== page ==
July 14, 2012
After we’d exited the Studio B tour – WITHOUT my honky-tonk piano (I should add) – Dawn and I did a quick run-through of the Country Music Hall of Fame, which has to be one of the most gorgeous pieces of architecture out there before rushing off to get my peacock tattoo arm sleeve, of which I was now wildly vacillating about putting on my body.
I learned two things there:
a) Taylor Swift has a kick-ass guitar
2) The curator of the Country Music Hall of Fame frowns upon one LICKING aforementioned guitar, even after you explain that it “seemed like a good idea at the time.”
We sorta sped through the museum so that we could make the drive back to the tiny house on the semi-frightening road. We got back to the car, stowed carefully in the Hilton’s parking garage and made our way back to the tattoo shop, the gorge rising as I couldn’t quite recall WHAT, exactly, the tattoo would look like:
What was I DOING? Was I making another tremendous mistake? What if I’d actually wanted something else so people didn’t call me “Bird Girl” for the rest of my days? What kind of nickname is “Bird Girl,” anyway?
Dawn’s GPS decided to play hardball and direct us through routes that were all closed for construction. I was about ready to sink my teeth into the damn thing and make it my bitch, but Dawn handily wrestled it back from me before I could do any real damage. Fear makes you do weird things and I’d begun to question everything from whether or not I should get a tattoo or if I should date the guy sitting on the side of the road drinking what appeared to be malt liquor from a brown paper bag.
The tattoo shop – Archangel Tattoo – and neighborhood had finally, after a long, surreptitious and annoying drive, appeared before us, and, quite frankly, appeared a lot less scary in the light of day (but, really, so do I). Ready for my 4PM appointment, I steeled my nerves and walked into the shop, Dawn following behind, prepared to push me in front of the adorable dude with the twang so I could – at the very least – see if I really did, in fact, want a new tattoo, or if I was simply a walking divorce cliche.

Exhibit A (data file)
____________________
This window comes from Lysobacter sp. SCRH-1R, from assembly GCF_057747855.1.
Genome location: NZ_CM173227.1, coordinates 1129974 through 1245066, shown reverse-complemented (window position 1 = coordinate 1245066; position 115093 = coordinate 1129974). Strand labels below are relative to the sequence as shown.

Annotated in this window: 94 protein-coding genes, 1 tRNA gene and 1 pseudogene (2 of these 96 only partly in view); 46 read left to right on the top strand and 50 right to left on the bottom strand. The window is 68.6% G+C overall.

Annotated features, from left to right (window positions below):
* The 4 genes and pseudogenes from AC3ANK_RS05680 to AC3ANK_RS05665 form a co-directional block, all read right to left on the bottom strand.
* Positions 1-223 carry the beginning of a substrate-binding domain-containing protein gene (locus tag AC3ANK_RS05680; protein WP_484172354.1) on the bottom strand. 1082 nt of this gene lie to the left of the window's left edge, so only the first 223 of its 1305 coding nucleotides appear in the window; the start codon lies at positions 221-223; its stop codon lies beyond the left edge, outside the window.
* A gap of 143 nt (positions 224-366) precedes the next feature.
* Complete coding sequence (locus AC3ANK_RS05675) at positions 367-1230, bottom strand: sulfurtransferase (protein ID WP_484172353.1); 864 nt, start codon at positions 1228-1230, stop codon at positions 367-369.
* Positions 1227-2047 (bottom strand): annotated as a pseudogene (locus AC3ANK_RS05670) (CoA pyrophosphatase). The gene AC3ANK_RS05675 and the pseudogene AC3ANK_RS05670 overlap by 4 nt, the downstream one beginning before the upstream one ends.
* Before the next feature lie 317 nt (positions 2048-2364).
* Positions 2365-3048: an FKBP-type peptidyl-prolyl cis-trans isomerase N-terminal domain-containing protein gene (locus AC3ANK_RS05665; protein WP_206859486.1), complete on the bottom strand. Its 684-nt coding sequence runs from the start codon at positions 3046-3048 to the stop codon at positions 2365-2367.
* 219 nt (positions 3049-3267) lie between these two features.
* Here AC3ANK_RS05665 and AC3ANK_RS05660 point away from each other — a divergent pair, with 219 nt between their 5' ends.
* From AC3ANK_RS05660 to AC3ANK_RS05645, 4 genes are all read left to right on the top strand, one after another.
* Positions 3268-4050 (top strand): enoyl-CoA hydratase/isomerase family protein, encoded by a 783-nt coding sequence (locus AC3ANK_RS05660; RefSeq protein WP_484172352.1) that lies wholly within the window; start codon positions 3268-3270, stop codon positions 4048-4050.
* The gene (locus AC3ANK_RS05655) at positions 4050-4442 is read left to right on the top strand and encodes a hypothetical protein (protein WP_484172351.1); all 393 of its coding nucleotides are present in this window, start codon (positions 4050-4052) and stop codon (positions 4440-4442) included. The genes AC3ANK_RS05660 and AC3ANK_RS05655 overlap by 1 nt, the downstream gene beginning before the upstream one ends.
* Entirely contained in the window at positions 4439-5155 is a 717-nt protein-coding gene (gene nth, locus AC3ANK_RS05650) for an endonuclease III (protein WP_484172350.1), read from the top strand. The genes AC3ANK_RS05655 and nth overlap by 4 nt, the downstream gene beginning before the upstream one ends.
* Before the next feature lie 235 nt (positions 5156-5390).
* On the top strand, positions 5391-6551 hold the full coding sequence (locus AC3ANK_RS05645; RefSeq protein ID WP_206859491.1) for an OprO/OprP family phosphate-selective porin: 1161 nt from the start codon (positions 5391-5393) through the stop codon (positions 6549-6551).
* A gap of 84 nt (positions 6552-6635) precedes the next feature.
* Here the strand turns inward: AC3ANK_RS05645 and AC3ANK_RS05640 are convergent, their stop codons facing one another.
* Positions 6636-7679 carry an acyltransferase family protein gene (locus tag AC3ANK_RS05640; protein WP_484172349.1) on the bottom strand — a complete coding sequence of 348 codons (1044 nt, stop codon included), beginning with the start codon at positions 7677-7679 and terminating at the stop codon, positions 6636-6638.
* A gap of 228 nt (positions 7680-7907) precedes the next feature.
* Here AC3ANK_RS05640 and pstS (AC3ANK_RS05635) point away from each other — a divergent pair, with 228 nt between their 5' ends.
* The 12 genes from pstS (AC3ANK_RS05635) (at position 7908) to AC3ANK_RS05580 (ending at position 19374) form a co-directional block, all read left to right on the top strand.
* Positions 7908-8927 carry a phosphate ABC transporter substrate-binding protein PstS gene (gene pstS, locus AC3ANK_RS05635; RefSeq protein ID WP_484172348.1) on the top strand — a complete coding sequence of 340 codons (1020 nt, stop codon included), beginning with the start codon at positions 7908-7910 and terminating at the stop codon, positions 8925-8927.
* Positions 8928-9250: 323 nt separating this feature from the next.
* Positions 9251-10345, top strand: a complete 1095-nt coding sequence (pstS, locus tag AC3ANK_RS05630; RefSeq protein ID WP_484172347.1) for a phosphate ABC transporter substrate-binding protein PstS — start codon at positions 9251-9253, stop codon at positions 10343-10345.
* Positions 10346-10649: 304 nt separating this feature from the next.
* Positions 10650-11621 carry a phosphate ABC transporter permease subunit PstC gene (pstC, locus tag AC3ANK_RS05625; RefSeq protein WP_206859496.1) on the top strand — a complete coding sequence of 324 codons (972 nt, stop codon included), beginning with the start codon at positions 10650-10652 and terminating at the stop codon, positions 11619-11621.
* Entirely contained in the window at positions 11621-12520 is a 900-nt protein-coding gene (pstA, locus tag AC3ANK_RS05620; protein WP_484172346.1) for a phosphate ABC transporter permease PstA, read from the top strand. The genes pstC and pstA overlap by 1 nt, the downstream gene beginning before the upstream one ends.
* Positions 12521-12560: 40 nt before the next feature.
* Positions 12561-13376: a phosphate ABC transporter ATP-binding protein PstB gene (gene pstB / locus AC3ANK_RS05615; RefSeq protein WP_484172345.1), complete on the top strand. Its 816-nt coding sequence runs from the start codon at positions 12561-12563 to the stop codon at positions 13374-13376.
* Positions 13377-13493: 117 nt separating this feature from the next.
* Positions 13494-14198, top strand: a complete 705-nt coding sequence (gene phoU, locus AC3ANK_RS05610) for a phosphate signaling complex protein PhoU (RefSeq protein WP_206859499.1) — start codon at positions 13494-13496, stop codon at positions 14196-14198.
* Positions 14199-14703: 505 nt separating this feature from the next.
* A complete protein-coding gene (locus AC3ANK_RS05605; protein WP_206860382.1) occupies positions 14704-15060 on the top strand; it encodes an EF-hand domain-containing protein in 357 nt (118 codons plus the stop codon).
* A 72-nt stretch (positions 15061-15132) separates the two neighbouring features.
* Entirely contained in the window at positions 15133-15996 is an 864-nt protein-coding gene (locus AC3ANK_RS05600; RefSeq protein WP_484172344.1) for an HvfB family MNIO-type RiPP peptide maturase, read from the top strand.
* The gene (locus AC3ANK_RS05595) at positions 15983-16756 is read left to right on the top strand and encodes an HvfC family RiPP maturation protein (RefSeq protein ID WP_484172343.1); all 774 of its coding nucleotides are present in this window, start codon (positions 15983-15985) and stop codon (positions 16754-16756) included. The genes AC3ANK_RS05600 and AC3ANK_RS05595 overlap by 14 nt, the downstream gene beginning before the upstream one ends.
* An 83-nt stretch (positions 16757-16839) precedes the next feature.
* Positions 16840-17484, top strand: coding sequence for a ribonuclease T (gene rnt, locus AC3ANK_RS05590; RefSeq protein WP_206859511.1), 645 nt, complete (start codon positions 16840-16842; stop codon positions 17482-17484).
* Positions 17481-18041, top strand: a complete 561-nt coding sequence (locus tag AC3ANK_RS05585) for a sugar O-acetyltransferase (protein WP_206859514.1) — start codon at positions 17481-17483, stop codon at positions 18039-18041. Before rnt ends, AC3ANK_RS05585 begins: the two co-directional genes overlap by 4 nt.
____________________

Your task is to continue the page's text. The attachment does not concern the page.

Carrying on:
The tattoo guy, Terry, appeared before me to show me what he’d drawn up.
“It’s really fucking big,” he twanged to me, like it was some sort of challenge.
“Fucking perfect,” I beamed. He’d taken what I’d wanted, researched it and drew up a peacock arm sleeve that would match my phoenix flawlessly. I felt, for the first time in weeks, as though I was exactly where I was supposed to be. A thousand pound weight dropped from my shoulders as I smiled a genuine smile for the very first time that day.
“I just need to redraw it for the right arm,” he said. “You guys wanna take a walk and go grab a drink or something? There’s a store about three feet away in that direction,” he drawled as he pointed vaguely east.
“Sure,” Dawn and I agreed.
We trudged out into the late afternoon heat, trying to avoid the raindrops that were falling lazily down upon us.
“I feel like this is something we needed to do – like we were supposed to do it,” Dawn announced as we dodged rain drops. “I feel really good about this.”
I smiled – knowing exactly what she meant.
Armed with a bottle of Diet Pepsi (apparently the South has 47 flavors of sweet tea with absolutely no diet Coke in sight)(also: I’ve never seen so many flavors of pig skin on display like people EAT that shit or something), we marched back through the lazy raindrops and waited.
“Come on back,” my tattoo artist called, leading me back to a room decorated from top to bottom with different types of local art, Lynyrd Skynyrd lazily singing about Tuesday “being gone with the wind,” the comforting buzz of the tattoo gun being used on another customer soothing my nerves. I noted on the wall that I’d happened to be lucky enough to be tattooed by Terry, who’d been winning tattoo awards left and right, or at least, that’s what the plaques on the wall stated. I suppose he could’ve made them himself, but he didn’t seem the type.